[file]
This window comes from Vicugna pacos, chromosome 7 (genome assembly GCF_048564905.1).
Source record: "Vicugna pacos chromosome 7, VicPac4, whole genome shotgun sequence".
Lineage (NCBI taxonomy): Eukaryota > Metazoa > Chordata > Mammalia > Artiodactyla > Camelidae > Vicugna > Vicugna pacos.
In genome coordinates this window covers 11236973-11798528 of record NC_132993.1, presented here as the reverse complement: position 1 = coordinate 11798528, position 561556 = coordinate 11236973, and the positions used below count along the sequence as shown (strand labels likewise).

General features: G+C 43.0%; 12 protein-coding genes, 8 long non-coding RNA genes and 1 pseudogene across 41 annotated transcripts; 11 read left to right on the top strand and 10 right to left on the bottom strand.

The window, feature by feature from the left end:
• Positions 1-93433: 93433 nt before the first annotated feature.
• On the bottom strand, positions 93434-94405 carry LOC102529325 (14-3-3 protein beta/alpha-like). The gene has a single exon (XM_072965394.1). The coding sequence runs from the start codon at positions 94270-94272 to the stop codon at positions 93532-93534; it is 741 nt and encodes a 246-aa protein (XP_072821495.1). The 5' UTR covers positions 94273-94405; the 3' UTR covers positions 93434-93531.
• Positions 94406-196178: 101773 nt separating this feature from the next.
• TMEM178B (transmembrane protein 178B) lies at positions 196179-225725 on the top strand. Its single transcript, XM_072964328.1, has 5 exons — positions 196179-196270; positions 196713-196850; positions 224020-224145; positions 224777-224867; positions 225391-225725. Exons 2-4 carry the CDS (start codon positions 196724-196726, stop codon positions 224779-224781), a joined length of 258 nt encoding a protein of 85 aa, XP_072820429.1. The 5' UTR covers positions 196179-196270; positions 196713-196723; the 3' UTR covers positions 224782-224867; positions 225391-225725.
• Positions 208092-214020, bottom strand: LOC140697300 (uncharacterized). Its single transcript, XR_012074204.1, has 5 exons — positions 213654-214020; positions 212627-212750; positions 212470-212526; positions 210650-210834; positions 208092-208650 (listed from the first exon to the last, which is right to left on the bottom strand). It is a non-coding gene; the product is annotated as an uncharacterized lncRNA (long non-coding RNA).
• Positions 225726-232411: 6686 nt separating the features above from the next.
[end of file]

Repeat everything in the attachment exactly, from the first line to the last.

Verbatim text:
This window comes from Vicugna pacos, chromosome 7 (genome assembly GCF_048564905.1).
Source record: "Vicugna pacos chromosome 7, VicPac4, whole genome shotgun sequence".
Lineage (NCBI taxonomy): Eukaryota > Metazoa > Chordata > Mammalia > Artiodactyla > Camelidae > Vicugna > Vicugna pacos.
In genome coordinates this window covers 11236973-11798528 of record NC_132993.1, presented here as the reverse complement: position 1 = coordinate 11798528, position 561556 = coordinate 11236973, and the positions used below count along the sequence as shown (strand labels likewise).

General features: G+C 43.0%; 12 protein-coding genes, 8 long non-coding RNA genes and 1 pseudogene across 41 annotated transcripts; 11 read left to right on the top strand and 10 right to left on the bottom strand.

The window, feature by feature from the left end:
• Positions 1-93433: 93433 nt before the first annotated feature.
• On the bottom strand, positions 93434-94405 carry LOC102529325 (14-3-3 protein beta/alpha-like). The gene has a single exon (XM_072965394.1). The coding sequence runs from the start codon at positions 94270-94272 to the stop codon at positions 93532-93534; it is 741 nt and encodes a 246-aa protein (XP_072821495.1). The 5' UTR covers positions 94273-94405; the 3' UTR covers positions 93434-93531.
• Positions 94406-196178: 101773 nt separating this feature from the next.
• TMEM178B (transmembrane protein 178B) lies at positions 196179-225725 on the top strand. Its single transcript, XM_072964328.1, has 5 exons — positions 196179-196270; positions 196713-196850; positions 224020-224145; positions 224777-224867; positions 225391-225725. Exons 2-4 carry the CDS (start codon positions 196724-196726, stop codon positions 224779-224781), a joined length of 258 nt encoding a protein of 85 aa, XP_072820429.1. The 5' UTR covers positions 196179-196270; positions 196713-196723; the 3' UTR covers positions 224782-224867; positions 225391-225725.
• Positions 208092-214020, bottom strand: LOC140697300 (uncharacterized). Its single transcript, XR_012074204.1, has 5 exons — positions 213654-214020; positions 212627-212750; positions 212470-212526; positions 210650-210834; positions 208092-208650 (listed from the first exon to the last, which is right to left on the bottom strand). It is a non-coding gene; the product is annotated as an uncharacterized lncRNA (long non-coding RNA).
• Positions 225726-232411: 6686 nt separating the features above from the next.